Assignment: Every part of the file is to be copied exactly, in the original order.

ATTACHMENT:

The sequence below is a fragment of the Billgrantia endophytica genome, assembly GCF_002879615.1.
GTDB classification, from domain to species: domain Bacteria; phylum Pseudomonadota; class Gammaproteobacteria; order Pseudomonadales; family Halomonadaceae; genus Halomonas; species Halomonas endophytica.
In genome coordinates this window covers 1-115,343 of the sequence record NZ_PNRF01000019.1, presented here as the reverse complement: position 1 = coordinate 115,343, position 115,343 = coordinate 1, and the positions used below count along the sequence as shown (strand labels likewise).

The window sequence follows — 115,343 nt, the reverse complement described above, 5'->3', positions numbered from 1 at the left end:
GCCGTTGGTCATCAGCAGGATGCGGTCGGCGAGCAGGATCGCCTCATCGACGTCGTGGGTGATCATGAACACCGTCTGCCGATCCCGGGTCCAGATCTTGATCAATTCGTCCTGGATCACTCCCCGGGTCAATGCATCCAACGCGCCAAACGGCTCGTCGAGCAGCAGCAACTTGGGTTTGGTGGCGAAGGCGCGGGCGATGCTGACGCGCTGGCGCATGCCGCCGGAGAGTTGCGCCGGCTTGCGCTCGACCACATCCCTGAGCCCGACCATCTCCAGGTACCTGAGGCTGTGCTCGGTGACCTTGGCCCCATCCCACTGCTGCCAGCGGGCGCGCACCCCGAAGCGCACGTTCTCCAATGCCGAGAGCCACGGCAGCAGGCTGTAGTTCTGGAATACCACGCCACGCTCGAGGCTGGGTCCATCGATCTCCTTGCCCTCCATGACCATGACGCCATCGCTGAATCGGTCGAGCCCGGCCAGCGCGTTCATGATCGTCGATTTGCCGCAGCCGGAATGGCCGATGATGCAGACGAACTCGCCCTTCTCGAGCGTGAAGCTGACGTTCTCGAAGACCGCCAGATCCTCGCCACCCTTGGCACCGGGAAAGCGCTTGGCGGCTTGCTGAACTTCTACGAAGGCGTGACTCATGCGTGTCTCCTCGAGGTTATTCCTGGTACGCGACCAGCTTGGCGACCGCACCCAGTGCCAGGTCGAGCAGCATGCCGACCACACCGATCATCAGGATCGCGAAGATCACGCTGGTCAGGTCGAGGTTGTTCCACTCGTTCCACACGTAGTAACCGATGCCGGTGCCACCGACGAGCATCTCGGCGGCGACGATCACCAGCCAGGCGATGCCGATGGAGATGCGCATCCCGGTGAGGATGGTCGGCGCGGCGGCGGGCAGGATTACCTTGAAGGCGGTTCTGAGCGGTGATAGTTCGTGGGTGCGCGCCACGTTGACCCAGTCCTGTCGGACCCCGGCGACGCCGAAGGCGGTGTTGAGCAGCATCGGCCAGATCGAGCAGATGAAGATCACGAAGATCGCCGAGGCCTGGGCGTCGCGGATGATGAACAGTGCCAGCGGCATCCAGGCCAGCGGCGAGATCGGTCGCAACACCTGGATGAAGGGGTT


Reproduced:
The sequence below is a fragment of the Billgrantia endophytica genome, assembly GCF_002879615.1.
GTDB classification, from domain to species: domain Bacteria; phylum Pseudomonadota; class Gammaproteobacteria; order Pseudomonadales; family Halomonadaceae; genus Halomonas; species Halomonas endophytica.
In genome coordinates this window covers 1-115,343 of the sequence record NZ_PNRF01000019.1, presented here as the reverse complement: position 1 = coordinate 115,343, position 115,343 = coordinate 1, and the positions used below count along the sequence as shown (strand labels likewise).

The window sequence follows — 115,343 nt, the reverse complement described above, 5'->3', positions numbered from 1 at the left end:
GCCGTTGGTCATCAGCAGGATGCGGTCGGCGAGCAGGATCGCCTCATCGACGTCGTGGGTGATCATGAACACCGTCTGCCGATCCCGGGTCCAGATCTTGATCAATTCGTCCTGGATCACTCCCCGGGTCAATGCATCCAACGCGCCAAACGGCTCGTCGAGCAGCAGCAACTTGGGTTTGGTGGCGAAGGCGCGGGCGATGCTGACGCGCTGGCGCATGCCGCCGGAGAGTTGCGCCGGCTTGCGCTCGACCACATCCCTGAGCCCGACCATCTCCAGGTACCTGAGGCTGTGCTCGGTGACCTTGGCCCCATCCCACTGCTGCCAGCGGGCGCGCACCCCGAAGCGCACGTTCTCCAATGCCGAGAGCCACGGCAGCAGGCTGTAGTTCTGGAATACCACGCCACGCTCGAGGCTGGGTCCATCGATCTCCTTGCCCTCCATGACCATGACGCCATCGCTGAATCGGTCGAGCCCGGCCAGCGCGTTCATGATCGTCGATTTGCCGCAGCCGGAATGGCCGATGATGCAGACGAACTCGCCCTTCTCGAGCGTGAAGCTGACGTTCTCGAAGACCGCCAGATCCTCGCCACCCTTGGCACCGGGAAAGCGCTTGGCGGCTTGCTGAACTTCTACGAAGGCGTGACTCATGCGTGTCTCCTCGAGGTTATTCCTGGTACGCGACCAGCTTGGCGACCGCACCCAGTGCCAGGTCGAGCAGCATGCCGACCACACCGATCATCAGGATCGCGAAGATCACGCTGGTCAGGTCGAGGTTGTTCCACTCGTTCCACACGTAGTAACCGATGCCGGTGCCACCGACGAGCATCTCGGCGGCGACGATCACCAGCCAGGCGATGCCGATGGAGATGCGCATCCCGGTGAGGATGGTCGGCGCGGCGGCGGGCAGGATTACCTTGAAGGCGGTTCTGAGCGGTGATAGTTCGTGGGTGCGCGCCACGTTGACCCAGTCCTGTCGGACCCCGGCGACGCCGAAGGCGGTGTTGAGCAGCATCGGCCAGATCGAGCAGATGAAGATCACGAAGATCGCCGAGGCCTGGGCGTCGCGGATGATGAACAGTGCCAGCGGCATCCAGGCCAGCGGCGAGATCGGTCGCAACACCTGGATGAAGGGGTT